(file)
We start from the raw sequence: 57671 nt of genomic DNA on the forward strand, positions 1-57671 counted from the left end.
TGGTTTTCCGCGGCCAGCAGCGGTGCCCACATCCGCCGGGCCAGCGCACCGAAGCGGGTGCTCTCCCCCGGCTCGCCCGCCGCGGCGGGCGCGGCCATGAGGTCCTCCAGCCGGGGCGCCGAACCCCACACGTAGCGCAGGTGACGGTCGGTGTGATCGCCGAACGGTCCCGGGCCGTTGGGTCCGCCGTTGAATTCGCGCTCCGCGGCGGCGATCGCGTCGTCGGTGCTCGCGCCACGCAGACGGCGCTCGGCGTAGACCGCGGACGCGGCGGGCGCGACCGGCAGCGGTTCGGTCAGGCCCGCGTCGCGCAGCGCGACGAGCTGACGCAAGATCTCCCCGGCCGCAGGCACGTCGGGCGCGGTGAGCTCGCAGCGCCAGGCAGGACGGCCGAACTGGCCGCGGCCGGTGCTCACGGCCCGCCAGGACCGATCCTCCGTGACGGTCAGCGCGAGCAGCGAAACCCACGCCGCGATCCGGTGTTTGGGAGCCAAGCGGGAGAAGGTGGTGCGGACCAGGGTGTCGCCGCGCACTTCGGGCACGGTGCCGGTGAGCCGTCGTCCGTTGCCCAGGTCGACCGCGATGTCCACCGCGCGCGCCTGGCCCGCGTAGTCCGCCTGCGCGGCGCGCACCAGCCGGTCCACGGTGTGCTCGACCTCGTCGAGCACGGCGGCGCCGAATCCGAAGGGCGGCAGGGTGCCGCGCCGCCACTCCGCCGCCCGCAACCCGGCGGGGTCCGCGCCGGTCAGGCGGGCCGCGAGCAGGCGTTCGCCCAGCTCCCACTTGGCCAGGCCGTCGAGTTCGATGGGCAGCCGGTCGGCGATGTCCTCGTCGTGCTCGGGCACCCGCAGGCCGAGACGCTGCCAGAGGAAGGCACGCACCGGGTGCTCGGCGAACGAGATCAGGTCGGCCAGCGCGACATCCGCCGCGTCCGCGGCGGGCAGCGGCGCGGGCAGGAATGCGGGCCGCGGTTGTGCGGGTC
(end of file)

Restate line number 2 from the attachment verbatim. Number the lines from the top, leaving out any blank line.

TGGTTTTCCGCGGCCAGCAGCGGTGCCCACATCCGCCGGGCCAGCGCACCGAAGCGGGTGCTCTCCCCCGGCTCGCCCGCCGCGGCGGGCGCGGCCATGAGGTCCTCCAGCCGGGGCGCCGAACCCCACACGTAGCGCAGGTGACGGTCGGTGTGATCGCCGAACGGTCCCGGGCCGTTGGGTCCGCCGTTGAATTCGCGCTCCGCGGCGGCGATCGCGTCGTCGGTGCTCGCGCCACGCAGACGGCGCTCGGCGTAGACCGCGGACGCGGCGGGCGCGACCGGCAGCGGTTCGGTCAGGCCCGCGTCGCGCAGCGCGACGAGCTGACGCAAGATCTCCCCGGCCGCAGGCACGTCGGGCGCGGTGAGCTCGCAGCGCCAGGCAGGACGGCCGAACTGGCCGCGGCCGGTGCTCACGGCCCGCCAGGACCGATCCTCCGTGACGGTCAGCGCGAGCAGCGAAACCCACGCCGCGATCCGGTGTTTGGGAGCCAAGCGGGAGAAGGTGGTGCGGACCAGGGTGTCGCCGCGCACTTCGGGCACGGTGCCGGTGAGCCGTCGTCCGTTGCCCAGGTCGACCGCGATGTCCACCGCGCGCGCCTGGCCCGCGTAGTCCGCCTGCGCGGCGCGCACCAGCCGGTCCACGGTGTGCTCGACCTCGTCGAGCACGGCGGCGCCGAATCCGAAGGGCGGCAGGGTGCCGCGCCGCCACTCCGCCGCCCGCAACCCGGCGGGGTCCGCGCCGGTCAGGCGGGCCGCGAGCAGGCGTTCGCCCAGCTCCCACTTGGCCAGGCCGTCGAGTTCGATGGGCAGCCGGTCGGCGATGTCCTCGTCGTGCTCGGGCACCCGCAGGCCGAGACGCTGCCAGAGGAAGGCACGCACCGGGTGCTCGGCGAACGAGATCAGGTCGGCCAGCGCGACATCCGCCGCGTCCGCGGCGGGCAGCGGCGCGGGCAGGAATGCGGGCCGCGGTTGTGCGGGTC